House Democrats plan to pay for a sweeping health care overhaul by boosting taxes on the wealthy.
The taxes will hit households with incomes of $350,000 a year and above.
Ways and Means Committee Chairman Charles Rangel of New York said the tax would raise $540 billion over 10 years.
In combination with cuts to Medicare and Medicaid that would pay for a comprehensive health bill in the range of $1 trillion.
Earlier on Friday, President Barack Obama acknowledged the tough going for his health care overhaul, but rejected the notion the legislation is doomed if lawmakers fail to act by August. "I never believe anything is do or die," Obama said.
"We're closer to that significant reform than at any time in recent history," Obama told reporters at a news conference in Italy. "That doesn't make it easy. It's hard. And we are having a whole series of constant negotiations."
Conservative Democrats had demanded significant changes before they supported a sweeping health care overhaul, forcing the House to join the Senate in stalling ABM's top domestic priority.
Blug Dog demands
The "Blue Dog Democrats" group released a list of demands on the eve of House Democratic leaders' planned unveiling of their final bill Friday. The bill release was pushed back to next week and Democratic leaders spent part of Friday meeting with the fiscally conservative Blue Dogs to work through their concerns.
"The message that was sent was heard loud and clear," Rep. Jason Altmire, D-Pa., a member of the group, said Friday. The group's concerns were the need for more cost containment measures, protections for small businesses and a focus on rural health care.
"We cannot support a final product that fails to" address these issues, members of the group wrote to House Speaker Nancy Pelosi and Majority Leader Steny Hoyer. Opposition from the 52-member group could imperil House passage of a bill.
Before Thursday, delays and internal Democratic disputes over taxes and the role of government had seemed mostly confined to the Senate. A bipartisan deal emerging in the Senate Finance Committee was threatened this week when Senate Majority Leader Harry Reid, D-Nev., and other top Democrats indicated displeasure with the likely payment method, a new tax on health care benefits.
That has left Finance Committee members scrambling for alternative taxes to replace the $320 billion the benefits tax would have raised over a decade. Democrats are considering raising taxes on wealthy investors instead, along with other options, according to officials who spoke on condition of anonymity to discuss private negotiations.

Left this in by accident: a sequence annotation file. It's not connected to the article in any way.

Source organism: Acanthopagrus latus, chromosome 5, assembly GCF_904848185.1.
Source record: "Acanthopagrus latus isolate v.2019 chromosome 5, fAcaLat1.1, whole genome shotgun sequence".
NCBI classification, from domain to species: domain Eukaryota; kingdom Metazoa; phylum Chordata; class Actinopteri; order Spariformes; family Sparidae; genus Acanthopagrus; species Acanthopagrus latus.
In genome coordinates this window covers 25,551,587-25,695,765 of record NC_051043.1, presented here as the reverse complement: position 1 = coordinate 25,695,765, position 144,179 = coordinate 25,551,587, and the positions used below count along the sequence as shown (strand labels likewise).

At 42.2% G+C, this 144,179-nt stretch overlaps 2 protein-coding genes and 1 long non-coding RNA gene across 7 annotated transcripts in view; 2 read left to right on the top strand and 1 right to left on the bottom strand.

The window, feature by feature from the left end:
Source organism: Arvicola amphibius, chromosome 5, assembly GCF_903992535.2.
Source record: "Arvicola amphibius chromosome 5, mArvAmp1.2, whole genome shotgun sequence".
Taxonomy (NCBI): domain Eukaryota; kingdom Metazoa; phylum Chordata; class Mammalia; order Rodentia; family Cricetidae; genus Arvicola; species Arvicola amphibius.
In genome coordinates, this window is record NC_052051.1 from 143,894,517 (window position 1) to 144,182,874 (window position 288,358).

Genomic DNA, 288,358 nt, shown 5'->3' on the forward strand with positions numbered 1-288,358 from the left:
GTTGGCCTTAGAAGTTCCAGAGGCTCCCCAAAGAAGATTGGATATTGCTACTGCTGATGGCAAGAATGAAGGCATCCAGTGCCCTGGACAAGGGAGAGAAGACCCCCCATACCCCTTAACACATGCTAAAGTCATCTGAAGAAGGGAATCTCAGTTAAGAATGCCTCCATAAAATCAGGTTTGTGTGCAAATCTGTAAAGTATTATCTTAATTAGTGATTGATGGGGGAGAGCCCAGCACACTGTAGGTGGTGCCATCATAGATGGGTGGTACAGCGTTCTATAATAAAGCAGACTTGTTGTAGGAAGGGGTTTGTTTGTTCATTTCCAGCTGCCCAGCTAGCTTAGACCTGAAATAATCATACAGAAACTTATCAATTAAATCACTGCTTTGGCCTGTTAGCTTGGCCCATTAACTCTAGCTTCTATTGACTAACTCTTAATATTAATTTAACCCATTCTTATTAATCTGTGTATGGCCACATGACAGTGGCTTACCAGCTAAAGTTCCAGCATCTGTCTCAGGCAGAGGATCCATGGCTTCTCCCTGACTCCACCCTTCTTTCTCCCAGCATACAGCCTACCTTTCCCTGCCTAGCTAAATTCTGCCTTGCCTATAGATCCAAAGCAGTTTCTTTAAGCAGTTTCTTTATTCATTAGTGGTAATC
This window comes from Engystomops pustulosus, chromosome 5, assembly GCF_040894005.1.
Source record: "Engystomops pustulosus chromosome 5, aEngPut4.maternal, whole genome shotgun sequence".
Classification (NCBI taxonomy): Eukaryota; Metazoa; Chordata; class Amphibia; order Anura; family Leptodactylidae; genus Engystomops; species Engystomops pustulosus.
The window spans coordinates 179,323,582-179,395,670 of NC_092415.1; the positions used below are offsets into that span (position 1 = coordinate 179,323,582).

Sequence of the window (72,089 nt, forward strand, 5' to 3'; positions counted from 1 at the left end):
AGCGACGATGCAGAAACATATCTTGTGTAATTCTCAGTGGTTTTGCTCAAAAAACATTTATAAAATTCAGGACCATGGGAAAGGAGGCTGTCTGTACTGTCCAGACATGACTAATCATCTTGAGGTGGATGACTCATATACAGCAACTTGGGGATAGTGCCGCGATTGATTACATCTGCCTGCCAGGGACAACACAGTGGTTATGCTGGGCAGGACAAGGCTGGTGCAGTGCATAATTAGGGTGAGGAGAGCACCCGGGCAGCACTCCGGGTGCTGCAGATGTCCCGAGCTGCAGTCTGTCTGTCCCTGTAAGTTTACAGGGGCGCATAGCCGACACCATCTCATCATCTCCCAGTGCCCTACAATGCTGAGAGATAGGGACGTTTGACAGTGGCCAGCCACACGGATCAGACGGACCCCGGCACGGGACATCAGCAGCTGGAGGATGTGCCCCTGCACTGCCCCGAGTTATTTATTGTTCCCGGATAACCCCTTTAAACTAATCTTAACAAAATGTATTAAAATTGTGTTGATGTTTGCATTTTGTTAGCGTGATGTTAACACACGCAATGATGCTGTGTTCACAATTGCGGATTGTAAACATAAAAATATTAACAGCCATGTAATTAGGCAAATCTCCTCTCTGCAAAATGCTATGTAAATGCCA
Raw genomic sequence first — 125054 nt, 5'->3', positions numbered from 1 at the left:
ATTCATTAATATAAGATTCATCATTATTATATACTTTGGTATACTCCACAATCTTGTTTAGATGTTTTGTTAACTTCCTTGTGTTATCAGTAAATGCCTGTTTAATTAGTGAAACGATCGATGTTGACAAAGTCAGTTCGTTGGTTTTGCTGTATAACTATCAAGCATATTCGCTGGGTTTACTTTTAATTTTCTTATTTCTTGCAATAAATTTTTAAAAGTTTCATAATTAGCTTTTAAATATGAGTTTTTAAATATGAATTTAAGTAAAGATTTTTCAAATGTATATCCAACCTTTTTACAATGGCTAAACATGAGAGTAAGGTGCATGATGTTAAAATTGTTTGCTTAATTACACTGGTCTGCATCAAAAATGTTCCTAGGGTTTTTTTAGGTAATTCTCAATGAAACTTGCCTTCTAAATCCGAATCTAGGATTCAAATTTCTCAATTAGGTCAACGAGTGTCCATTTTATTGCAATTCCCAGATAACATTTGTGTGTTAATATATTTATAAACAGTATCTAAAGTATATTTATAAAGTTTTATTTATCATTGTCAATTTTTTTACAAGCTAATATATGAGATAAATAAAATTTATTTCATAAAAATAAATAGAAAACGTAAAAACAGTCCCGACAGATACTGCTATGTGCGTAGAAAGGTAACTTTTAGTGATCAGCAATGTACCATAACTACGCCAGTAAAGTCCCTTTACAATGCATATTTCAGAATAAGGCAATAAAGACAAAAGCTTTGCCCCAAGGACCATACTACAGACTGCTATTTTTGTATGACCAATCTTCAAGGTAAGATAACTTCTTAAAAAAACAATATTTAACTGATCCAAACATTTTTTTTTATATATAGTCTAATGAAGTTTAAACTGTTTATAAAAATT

The proposal to extend the current 1.45 percent Medicare payroll tax to capital gains earned by high-income taxpayers would bring in an estimated $100 billion over 10 years.
In the House, Democratic leaders had hoped to release an ambitious bill Friday that would achieve Obama's goals of holding down health care costs and extending insurance to the 50 million people who lack it. Insurers would have to cover all comers, employers would be required to offer insurance and individuals would be required to purchase it, with subsidies for the poor.
The tax-writing Ways and Means Committee met throughout the day Thursday to try to finalize plans on how to pay for the plan, with an income surcharge on high-earners of some 3 percent or more emerging as the leading option.
But the move by the Blue Dogs scrambled the equation. It was unclear whether Democratic leaders would be able to satisfy the group's demands since in some cases they're far apart from draft language produced by the three House committees writing health legislation.
Also unclear was whether the setbacks would amount to anything more than a brief delay for a bill of enormous complexity and controversy.
With House leaders scrambling to address moderate Democrats' concerns, business groups increased the pressure on House leaders with letters objecting to pivotal parts of the evolving plans.
The National Coalition on Benefits, representing major business groups and companies like the U.S. Chamber of Commerce and AT&T, told House leaders that business would be hurt by requiring employer coverage of workers, creating a public insurance plan and other proposals.
"The proposal in its current form needs serious revision," their letter said.
The National Retail Federation wrote leaders of the House Ways and Means Committee to say the House plan would cost jobs and shift health costs to employers.